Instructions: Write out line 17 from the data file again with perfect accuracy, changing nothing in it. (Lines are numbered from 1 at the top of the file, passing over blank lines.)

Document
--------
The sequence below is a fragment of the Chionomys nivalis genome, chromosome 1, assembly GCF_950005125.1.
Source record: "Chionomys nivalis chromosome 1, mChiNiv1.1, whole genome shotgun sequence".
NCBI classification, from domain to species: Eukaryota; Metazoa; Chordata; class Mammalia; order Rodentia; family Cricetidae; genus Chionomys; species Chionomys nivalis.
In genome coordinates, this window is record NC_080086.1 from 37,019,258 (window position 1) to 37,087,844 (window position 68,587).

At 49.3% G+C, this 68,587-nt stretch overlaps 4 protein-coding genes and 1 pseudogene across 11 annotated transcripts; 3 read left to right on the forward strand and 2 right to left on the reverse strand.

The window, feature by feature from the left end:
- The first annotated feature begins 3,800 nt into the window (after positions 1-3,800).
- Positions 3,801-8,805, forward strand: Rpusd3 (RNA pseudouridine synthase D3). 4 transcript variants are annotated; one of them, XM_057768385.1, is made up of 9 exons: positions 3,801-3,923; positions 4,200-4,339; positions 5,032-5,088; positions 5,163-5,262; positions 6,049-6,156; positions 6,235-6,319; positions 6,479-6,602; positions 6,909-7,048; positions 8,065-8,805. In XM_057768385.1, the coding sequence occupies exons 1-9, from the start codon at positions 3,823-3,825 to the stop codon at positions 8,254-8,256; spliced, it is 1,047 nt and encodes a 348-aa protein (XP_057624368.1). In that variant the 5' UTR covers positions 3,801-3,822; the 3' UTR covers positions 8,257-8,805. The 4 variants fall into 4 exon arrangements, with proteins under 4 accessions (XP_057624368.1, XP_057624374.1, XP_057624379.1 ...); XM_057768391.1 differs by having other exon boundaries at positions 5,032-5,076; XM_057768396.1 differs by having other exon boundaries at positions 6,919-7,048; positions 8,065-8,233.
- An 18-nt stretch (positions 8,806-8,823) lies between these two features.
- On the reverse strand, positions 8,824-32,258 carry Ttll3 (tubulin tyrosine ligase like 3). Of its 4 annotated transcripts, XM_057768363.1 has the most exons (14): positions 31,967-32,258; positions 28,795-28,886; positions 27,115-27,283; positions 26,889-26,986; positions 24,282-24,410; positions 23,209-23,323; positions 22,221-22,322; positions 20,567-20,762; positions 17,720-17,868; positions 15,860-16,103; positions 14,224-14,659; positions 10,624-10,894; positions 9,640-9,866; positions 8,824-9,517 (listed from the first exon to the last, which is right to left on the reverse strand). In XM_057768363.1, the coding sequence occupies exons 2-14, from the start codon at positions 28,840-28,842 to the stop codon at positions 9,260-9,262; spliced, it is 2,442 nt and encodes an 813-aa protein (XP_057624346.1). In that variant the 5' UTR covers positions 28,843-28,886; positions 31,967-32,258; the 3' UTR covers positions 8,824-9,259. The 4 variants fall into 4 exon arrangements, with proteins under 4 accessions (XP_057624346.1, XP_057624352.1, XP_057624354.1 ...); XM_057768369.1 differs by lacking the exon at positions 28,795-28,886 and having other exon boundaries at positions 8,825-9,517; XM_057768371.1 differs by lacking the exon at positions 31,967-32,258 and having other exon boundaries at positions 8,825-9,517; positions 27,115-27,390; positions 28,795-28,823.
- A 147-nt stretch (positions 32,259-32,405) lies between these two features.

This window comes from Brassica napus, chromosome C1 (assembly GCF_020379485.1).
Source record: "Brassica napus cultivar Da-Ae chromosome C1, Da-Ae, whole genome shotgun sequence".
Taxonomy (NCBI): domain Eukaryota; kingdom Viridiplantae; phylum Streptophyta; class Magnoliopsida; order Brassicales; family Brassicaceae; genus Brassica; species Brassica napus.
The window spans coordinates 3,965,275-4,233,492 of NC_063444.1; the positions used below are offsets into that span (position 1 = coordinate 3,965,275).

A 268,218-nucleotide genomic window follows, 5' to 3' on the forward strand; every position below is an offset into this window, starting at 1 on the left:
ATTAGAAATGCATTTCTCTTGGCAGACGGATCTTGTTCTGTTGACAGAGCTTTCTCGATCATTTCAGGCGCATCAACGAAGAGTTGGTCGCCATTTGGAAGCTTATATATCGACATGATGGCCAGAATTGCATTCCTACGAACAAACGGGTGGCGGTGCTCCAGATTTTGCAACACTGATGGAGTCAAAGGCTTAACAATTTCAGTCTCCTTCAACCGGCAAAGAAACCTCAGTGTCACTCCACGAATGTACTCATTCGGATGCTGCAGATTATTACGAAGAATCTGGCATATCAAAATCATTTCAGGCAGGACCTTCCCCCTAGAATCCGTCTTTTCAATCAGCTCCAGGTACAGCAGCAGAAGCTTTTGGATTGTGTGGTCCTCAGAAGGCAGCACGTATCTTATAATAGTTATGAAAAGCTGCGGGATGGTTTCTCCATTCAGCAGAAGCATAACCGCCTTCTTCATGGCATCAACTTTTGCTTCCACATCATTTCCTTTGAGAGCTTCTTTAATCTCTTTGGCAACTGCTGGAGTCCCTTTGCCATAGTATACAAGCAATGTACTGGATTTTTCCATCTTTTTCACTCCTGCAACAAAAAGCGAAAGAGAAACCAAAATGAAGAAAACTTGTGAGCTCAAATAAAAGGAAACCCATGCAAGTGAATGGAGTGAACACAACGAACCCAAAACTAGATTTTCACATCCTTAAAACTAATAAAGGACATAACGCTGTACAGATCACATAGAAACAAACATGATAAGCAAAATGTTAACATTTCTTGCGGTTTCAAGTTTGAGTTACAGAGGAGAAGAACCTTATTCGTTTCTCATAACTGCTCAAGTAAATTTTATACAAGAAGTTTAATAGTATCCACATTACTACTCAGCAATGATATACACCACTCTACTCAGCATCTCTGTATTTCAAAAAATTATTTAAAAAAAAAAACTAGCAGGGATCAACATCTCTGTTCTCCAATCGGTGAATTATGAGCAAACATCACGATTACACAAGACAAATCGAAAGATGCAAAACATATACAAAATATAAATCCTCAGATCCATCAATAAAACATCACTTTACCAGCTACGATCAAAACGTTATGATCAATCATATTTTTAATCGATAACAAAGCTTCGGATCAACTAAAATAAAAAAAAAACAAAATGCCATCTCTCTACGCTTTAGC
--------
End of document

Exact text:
ATTAGAAATGCATTTCTCTTGGCAGACGGATCTTGTTCTGTTGACAGAGCTTTCTCGATCATTTCAGGCGCATCAACGAAGAGTTGGTCGCCATTTGGAAGCTTATATATCGACATGATGGCCAGAATTGCATTCCTACGAACAAACGGGTGGCGGTGCTCCAGATTTTGCAACACTGATGGAGTCAAAGGCTTAACAATTTCAGTCTCCTTCAACCGGCAAAGAAACCTCAGTGTCACTCCACGAATGTACTCATTCGGATGCTGCAGATTATTACGAAGAATCTGGCATATCAAAATCATTTCAGGCAGGACCTTCCCCCTAGAATCCGTCTTTTCAATCAGCTCCAGGTACAGCAGCAGAAGCTTTTGGATTGTGTGGTCCTCAGAAGGCAGCACGTATCTTATAATAGTTATGAAAAGCTGCGGGATGGTTTCTCCATTCAGCAGAAGCATAACCGCCTTCTTCATGGCATCAACTTTTGCTTCCACATCATTTCCTTTGAGAGCTTCTTTAATCTCTTTGGCAACTGCTGGAGTCCCTTTGCCATAGTATACAAGCAATGTACTGGATTTTTCCATCTTTTTCACTCCTGCAACAAAAAGCGAAAGAGAAACCAAAATGAAGAAAACTTGTGAGCTCAAATAAAAGGAAACCCATGCAAGTGAATGGAGTGAACACAACGAACCCAAAACTAGATTTTCACATCCTTAAAACTAATAAAGGACATAACGCTGTACAGATCACATAGAAACAAACATGATAAGCAAAATGTTAACATTTCTTGCGGTTTCAAGTTTGAGTTACAGAGGAGAAGAACCTTATTCGTTTCTCATAACTGCTCAAGTAAATTTTATACAAGAAGTTTAATAGTATCCACATTACTACTCAGCAATGATATACACCACTCTACTCAGCATCTCTGTATTTCAAAAAATTATTTAAAAAAAAAAACTAGCAGGGATCAACATCTCTGTTCTCCAATCGGTGAATTATGAGCAAACATCACGATTACACAAGACAAATCGAAAGATGCAAAACATATACAAAATATAAATCCTCAGATCCATCAATAAAACATCACTTTACCAGCTACGATCAAAACGTTATGATCAATCATATTTTTAATCGATAACAAAGCTTCGGATCAACTAAAATAAAAAAAAAACAAAATGCCATCTCTCTACGCTTTAGC